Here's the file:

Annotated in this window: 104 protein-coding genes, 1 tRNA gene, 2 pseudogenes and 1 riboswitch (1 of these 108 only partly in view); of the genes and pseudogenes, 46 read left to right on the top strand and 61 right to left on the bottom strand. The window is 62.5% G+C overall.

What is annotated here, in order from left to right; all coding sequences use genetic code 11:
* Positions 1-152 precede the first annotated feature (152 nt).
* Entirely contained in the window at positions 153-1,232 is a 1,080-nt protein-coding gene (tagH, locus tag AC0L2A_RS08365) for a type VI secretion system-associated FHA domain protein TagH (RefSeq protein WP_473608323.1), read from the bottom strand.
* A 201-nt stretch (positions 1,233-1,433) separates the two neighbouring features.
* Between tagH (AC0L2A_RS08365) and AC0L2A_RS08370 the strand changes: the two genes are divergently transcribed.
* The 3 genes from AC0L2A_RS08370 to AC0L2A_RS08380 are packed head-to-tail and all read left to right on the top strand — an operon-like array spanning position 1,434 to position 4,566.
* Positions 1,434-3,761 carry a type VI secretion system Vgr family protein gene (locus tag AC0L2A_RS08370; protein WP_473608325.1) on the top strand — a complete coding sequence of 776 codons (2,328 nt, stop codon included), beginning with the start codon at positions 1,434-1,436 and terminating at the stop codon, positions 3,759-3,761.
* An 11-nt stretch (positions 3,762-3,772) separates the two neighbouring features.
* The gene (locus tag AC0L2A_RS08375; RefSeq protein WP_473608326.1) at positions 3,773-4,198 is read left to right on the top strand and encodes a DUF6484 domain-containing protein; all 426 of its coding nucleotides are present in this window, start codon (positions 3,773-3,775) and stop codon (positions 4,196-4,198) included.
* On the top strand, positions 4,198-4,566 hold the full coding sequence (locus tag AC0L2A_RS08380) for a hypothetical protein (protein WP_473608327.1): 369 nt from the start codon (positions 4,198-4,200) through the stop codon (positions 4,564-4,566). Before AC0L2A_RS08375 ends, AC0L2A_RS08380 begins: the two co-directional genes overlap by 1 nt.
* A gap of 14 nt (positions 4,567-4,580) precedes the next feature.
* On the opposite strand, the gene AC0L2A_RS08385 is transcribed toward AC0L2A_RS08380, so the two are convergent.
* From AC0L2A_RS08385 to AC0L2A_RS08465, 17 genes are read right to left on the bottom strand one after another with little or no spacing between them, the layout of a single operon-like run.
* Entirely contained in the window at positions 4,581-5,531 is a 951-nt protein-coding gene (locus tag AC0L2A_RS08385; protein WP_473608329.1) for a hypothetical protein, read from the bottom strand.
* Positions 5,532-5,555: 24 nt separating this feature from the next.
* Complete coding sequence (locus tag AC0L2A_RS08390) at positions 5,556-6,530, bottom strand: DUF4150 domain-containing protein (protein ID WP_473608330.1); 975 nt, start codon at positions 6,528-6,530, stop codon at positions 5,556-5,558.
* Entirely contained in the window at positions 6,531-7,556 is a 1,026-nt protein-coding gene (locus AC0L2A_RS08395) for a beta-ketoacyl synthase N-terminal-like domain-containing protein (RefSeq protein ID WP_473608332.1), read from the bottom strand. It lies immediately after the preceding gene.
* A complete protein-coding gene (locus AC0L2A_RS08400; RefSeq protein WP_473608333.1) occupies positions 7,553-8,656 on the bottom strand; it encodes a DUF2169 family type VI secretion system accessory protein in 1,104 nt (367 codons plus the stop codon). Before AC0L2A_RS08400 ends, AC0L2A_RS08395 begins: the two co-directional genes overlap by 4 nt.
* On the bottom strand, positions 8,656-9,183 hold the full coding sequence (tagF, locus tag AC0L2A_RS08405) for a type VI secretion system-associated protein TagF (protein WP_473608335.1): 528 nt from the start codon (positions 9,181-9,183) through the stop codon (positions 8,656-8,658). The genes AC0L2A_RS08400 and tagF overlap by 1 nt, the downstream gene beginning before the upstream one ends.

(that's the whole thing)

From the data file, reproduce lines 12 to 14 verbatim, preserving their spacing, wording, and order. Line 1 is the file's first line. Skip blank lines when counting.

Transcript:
* A gap of 14 nt (positions 4,567-4,580) precedes the next feature.
* On the opposite strand, the gene AC0L2A_RS08385 is transcribed toward AC0L2A_RS08380, so the two are convergent.
* From AC0L2A_RS08385 to AC0L2A_RS08465, 17 genes are read right to left on the bottom strand one after another with little or no spacing between them, the layout of a single operon-like run.